chartIn Bloomberg BNA’s Q2 2012 study, the Job Absence & Turnover Report, the company finds that the rate of job absence rose slightly over Q1 2011 but still fell far below pre-recession numbers. The employee turnover rate also remains considerably lower than pre-recession rates and actually fell slightly over Q1 2011. The increase in job absence during the quarter lacked consistency across all labor classifications making it difficult to predict any resurgence.

Employee separations, not including layoffs and workforce reductions, fell slightly from the levels recorded in Q1 2011 as median rates of employee turnover averaged a mere 0.6 percent of the workforce per month in Q1 2012; a rate unchanged over Q4 2011. The turnover statistics for Q1 2012 gave virtually no indication of a sustained trend as most Q1 separation rates, regardless of labor classification, saw little to no change over the prior 12 month period.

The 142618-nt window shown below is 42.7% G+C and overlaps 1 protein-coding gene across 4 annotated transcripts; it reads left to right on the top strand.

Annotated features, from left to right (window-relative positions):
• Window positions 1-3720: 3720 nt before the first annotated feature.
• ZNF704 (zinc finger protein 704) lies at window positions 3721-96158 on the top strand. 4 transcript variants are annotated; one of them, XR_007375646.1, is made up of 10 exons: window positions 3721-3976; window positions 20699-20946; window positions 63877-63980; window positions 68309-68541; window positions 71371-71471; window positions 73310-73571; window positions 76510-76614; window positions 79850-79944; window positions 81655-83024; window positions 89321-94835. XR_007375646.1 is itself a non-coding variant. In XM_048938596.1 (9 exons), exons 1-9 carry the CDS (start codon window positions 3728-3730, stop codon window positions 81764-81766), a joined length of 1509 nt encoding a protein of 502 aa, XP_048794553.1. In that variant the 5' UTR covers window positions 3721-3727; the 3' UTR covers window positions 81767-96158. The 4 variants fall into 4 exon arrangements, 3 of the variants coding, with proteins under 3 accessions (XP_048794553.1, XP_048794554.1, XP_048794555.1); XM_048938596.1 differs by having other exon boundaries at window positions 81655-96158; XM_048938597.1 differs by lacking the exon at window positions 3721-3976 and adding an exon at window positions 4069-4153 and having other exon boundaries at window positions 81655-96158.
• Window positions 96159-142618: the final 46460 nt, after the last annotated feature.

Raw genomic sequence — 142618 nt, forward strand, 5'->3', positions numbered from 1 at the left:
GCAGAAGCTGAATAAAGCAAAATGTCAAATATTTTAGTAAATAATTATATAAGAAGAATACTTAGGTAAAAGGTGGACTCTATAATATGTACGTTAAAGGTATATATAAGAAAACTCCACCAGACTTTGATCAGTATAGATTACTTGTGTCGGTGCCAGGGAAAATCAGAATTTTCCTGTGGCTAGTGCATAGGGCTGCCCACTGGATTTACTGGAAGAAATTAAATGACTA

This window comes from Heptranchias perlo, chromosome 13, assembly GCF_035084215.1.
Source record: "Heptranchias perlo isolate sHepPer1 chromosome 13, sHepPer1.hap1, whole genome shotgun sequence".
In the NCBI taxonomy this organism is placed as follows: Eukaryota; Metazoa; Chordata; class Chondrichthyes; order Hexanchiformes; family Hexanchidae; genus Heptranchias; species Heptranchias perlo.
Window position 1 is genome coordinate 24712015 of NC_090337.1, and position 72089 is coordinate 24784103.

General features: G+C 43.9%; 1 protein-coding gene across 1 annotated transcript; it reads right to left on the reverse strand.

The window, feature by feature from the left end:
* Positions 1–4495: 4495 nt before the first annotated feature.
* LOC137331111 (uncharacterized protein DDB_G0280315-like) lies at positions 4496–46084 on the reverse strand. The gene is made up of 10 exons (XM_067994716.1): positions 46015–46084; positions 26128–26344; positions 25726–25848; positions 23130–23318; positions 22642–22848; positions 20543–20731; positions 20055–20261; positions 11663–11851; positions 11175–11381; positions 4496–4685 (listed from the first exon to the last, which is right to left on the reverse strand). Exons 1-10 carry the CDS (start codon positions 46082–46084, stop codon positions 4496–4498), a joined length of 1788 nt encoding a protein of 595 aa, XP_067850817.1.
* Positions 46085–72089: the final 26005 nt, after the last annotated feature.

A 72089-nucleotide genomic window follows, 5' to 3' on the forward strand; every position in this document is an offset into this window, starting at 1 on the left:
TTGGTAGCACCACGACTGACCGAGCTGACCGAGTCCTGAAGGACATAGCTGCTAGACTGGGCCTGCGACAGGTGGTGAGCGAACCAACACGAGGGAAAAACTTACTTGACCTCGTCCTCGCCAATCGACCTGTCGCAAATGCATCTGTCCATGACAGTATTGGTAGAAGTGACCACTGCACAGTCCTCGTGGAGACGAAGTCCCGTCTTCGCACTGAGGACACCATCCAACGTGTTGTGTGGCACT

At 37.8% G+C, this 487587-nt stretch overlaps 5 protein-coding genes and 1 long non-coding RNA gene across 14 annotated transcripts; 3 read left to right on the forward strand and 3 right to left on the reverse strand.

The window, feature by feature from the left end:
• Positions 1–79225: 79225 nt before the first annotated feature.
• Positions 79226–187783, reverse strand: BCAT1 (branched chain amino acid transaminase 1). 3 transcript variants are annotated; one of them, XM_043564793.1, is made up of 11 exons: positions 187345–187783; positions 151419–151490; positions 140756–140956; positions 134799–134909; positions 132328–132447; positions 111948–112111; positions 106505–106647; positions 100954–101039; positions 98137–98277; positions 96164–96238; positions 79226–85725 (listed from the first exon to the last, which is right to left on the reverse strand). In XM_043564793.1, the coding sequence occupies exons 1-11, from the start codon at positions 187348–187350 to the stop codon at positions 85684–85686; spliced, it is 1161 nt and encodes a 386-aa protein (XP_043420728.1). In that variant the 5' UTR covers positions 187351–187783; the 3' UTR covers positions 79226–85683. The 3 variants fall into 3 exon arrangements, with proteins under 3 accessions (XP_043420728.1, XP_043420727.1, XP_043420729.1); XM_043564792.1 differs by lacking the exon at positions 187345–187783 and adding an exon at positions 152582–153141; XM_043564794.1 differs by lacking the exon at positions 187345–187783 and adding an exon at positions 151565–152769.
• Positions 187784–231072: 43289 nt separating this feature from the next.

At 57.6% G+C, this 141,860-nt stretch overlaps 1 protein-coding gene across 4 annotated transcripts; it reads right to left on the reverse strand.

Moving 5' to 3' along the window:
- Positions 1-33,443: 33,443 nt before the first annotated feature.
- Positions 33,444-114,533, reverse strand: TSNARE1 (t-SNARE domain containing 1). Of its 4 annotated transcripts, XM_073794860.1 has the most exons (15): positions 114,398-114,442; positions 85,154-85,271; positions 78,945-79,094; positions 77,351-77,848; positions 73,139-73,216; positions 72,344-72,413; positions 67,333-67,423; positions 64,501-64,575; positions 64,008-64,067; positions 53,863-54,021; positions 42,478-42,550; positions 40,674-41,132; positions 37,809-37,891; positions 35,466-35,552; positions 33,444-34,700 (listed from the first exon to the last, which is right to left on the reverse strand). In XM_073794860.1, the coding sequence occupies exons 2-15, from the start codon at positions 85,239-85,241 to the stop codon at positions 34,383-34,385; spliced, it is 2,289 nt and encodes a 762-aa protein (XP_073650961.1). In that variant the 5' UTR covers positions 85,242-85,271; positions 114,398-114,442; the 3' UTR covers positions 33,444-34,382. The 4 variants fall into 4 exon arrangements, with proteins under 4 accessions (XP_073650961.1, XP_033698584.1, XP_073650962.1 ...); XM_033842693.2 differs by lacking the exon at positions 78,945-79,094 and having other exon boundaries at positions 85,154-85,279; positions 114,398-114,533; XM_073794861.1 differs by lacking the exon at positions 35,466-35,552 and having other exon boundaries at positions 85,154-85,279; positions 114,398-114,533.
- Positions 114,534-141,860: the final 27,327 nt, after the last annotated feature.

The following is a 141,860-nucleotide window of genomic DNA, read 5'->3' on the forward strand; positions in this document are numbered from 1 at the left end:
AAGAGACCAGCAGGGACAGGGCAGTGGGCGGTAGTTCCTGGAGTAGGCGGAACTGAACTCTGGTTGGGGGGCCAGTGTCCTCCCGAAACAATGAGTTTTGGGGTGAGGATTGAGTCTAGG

The survey included 274 respondents , about half were business with less than 250 employees, 16 percent had workforces between 250 and 499 employers, 10 percent employed between 500 and 999 employees, 10 percent had 1,000 to 2,499 employees, and 14 percent employed 2,500 employees or more. Broken down by industry, 21 percent respondents were manufacturing companies, 45 percent were non-manufacturing companies, and 34 were non-business-related establishments. Regionally, about one-fifth of polled employers were located in the Northeast, about one-third were in the South, another third were in the North Central region, and 12 percent were in the West, representing 423,790 workers.



Like this article? Subscribe today! We also offer tons of free eBooks on career and recruiting topics - check out Get a Better Job the Right Way and Why It Matters Who Does Your Recruiting.
in Turnover]